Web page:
The evidence from this election suggests that we may be moving toward a point where we can replace that entire battery with a single question: What race are you?

I don’t know about you, but I find this deeply depressing. More so—much more so—than the actual result of the election.

[End of excerpts]

Demographics to Ring the Death Knell of Republican Party?

16 Nov

Sorry, but I must suggest the thoughts of Thomas Sowell to you once again.  I give Dr. Sowell a lot of credibility partly because he seems to very effectively reduce issues to their simple logical components while keeping name-calling to a minimum.  I give special attention to his essays that reference how to pull minorities out of the lower economic classes because he happens to be one of the rarest of American thinkers – the black conservative economist.

You can see the rest of this essay at http://www.creators.com/opinion/thomas-sowell/is-demography-destiny.html

Excerpts:  [Emphasis is mine]

An alternative way to make inroads into the overwhelming majority of minority votes for Democrats would be for the Republicans to articulate a coherent case for their principles and the benefits that those principles offer to all Americans.

But the Republicans’ greatest failure has been precisely their chronic failure to spell out their principles— and the track record of those principles— to either white or non-white voters.,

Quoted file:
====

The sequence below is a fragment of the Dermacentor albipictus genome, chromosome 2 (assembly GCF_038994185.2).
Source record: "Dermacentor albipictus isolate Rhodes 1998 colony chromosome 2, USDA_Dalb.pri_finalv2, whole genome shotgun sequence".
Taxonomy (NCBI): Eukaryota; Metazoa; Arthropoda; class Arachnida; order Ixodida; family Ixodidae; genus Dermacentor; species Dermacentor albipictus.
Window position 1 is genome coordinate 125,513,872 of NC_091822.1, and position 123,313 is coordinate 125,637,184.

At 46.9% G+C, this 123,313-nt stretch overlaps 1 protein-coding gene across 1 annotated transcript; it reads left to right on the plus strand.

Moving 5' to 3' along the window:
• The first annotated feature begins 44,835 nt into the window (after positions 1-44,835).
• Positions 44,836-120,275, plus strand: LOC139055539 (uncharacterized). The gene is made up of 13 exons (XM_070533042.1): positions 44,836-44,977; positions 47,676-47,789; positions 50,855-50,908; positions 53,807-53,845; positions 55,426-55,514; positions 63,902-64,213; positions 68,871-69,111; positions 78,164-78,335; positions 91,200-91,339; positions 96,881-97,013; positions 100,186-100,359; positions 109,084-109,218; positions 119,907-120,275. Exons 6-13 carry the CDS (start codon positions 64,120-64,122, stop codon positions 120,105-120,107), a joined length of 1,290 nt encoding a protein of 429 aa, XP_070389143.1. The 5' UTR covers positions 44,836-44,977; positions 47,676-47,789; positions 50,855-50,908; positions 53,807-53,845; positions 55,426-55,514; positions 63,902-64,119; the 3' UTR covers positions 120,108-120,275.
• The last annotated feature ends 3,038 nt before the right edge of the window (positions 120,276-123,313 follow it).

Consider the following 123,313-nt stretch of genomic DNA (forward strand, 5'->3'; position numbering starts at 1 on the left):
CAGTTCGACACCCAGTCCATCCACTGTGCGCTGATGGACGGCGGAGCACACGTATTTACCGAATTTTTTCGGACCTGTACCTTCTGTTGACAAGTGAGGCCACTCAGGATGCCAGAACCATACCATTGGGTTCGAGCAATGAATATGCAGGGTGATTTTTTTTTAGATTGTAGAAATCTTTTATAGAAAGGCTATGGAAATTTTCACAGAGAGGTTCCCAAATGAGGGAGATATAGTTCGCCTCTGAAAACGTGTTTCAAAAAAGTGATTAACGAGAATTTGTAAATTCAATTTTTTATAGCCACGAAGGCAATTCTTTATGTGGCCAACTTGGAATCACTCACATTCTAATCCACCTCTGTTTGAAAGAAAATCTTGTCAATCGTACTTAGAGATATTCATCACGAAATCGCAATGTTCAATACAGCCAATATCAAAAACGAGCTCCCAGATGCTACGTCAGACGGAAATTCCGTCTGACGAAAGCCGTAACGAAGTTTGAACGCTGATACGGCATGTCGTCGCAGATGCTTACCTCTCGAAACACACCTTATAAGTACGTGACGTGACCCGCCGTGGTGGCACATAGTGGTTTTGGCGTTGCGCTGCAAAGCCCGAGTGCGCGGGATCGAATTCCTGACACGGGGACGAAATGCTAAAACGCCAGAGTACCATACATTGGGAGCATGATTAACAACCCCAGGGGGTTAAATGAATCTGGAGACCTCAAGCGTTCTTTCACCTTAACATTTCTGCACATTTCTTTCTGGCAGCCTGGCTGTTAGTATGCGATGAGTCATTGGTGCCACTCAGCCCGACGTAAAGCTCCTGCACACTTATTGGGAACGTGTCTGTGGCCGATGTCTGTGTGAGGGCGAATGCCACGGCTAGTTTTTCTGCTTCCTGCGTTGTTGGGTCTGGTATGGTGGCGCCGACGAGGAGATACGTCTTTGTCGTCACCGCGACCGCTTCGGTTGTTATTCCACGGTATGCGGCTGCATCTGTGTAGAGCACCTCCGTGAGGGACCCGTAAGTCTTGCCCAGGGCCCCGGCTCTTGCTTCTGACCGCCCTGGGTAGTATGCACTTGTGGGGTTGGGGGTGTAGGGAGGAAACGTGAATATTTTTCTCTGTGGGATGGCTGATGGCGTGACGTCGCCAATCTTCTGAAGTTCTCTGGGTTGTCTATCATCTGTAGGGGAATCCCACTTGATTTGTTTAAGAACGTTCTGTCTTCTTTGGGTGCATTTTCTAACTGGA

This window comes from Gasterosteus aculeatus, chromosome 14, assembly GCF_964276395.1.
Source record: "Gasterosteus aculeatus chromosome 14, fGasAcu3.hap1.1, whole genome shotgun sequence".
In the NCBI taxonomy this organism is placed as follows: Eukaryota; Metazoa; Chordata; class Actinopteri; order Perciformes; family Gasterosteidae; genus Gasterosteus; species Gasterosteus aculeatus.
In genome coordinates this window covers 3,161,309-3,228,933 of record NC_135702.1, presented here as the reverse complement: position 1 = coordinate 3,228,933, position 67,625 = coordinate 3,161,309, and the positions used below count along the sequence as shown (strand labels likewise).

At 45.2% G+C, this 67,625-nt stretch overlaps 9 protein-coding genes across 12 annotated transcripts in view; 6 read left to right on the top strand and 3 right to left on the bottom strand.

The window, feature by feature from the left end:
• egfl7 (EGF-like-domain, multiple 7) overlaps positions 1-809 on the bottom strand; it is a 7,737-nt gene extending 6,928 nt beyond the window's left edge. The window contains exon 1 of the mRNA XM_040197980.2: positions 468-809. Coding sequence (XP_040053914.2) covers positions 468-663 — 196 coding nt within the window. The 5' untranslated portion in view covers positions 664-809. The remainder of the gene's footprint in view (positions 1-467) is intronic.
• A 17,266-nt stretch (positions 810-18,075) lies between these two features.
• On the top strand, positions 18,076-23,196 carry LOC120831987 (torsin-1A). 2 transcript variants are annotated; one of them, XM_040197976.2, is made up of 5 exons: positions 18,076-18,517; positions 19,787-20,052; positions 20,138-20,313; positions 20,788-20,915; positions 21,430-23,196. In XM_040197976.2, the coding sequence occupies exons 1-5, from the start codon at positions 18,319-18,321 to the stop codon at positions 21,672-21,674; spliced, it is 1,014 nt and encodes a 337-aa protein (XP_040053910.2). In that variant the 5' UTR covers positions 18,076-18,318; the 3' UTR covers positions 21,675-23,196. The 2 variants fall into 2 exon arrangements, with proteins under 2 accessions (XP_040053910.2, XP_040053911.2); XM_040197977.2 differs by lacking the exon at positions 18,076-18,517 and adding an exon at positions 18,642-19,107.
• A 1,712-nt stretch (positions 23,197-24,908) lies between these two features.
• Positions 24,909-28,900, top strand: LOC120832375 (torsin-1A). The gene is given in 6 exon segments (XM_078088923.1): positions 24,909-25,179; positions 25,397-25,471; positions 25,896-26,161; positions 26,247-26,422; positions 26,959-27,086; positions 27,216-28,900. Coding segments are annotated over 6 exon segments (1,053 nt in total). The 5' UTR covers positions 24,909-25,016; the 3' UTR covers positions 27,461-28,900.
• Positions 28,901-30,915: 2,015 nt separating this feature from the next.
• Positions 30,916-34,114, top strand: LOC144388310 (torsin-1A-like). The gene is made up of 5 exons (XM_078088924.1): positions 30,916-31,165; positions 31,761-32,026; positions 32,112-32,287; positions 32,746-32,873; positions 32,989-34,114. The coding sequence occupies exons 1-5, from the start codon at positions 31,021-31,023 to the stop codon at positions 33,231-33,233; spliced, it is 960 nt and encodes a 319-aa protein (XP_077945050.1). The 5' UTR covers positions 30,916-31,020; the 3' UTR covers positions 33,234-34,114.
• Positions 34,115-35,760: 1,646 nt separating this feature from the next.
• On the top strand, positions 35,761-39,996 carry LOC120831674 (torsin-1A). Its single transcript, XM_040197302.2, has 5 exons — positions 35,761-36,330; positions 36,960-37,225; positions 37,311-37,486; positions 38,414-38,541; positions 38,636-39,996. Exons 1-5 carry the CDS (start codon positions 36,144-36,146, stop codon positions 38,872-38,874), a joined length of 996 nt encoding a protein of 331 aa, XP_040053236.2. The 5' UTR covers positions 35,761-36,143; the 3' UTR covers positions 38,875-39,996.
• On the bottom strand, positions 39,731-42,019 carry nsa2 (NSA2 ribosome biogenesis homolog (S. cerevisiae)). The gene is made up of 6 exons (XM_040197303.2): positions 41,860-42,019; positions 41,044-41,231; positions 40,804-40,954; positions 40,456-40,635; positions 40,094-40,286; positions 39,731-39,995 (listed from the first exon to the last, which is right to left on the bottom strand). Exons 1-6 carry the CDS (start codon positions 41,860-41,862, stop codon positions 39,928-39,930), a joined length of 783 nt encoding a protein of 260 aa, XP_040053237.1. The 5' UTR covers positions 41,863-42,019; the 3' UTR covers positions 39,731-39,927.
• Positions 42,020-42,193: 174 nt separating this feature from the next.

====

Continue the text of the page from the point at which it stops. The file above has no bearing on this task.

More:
Very few people know, for example, that the gap between black and white incomes narrowed during the Reagan administration and widened during the Obama administration.

This was not because of Republican policies designed specifically for blacks, but because free market policies create an economy in which all people can improve their economic situation.

Conversely, few policies have had such a devastating effect on the job opportunities of minority youths as minimum wage laws, which are usually pushed by Democrats and opposed by Republicans. But these facts do not “speak for themselves.” Somebody has to cite the facts and take the trouble to show why unemployment among minority youths skyrocketed when minimum wage increases priced them out of jobs.

The loss of income from an entry-level job is only part of the loss sustained by minority young people. Work experience at even an entry-level job is a valuable asset, as a stepping stone to progressively higher level jobs. Moreover, nobody gains from having a huge number of idle youths hanging out on the streets, least of all minority communities.

Labor unions push minimum wage laws to insulate their members from the competition of younger workers, and Democratic politicians are heavily dependent on union support. For the same reason, Democrats have to go along with teachers’ unions that treat schools as places to guarantee their members jobs, rather than to provide the quality education so much needed to rise out of poverty.

What Democrats cannot say under these conditions is what Republicans are free to say— even if Republicans have seldom taken advantage of that freedom to make inroads into minority voting blocs. Inroads are all they need. If the black vote for Democrats falls to 70 percent, the Democrats are in deep trouble.

But if Republicans continue inarticulate, then it is they who are in big trouble. More important, so is the country.

[End of Excerpt]

‘Nough said.

Why, Why, Why? EVERYone Seems to Know

9 Nov

Why did the Republicans lose the presidential election, when it SEEMS so obvious that Obama has done a crummy job of managing the country and economy?  So far, we have heard a hundred different contributing reasons.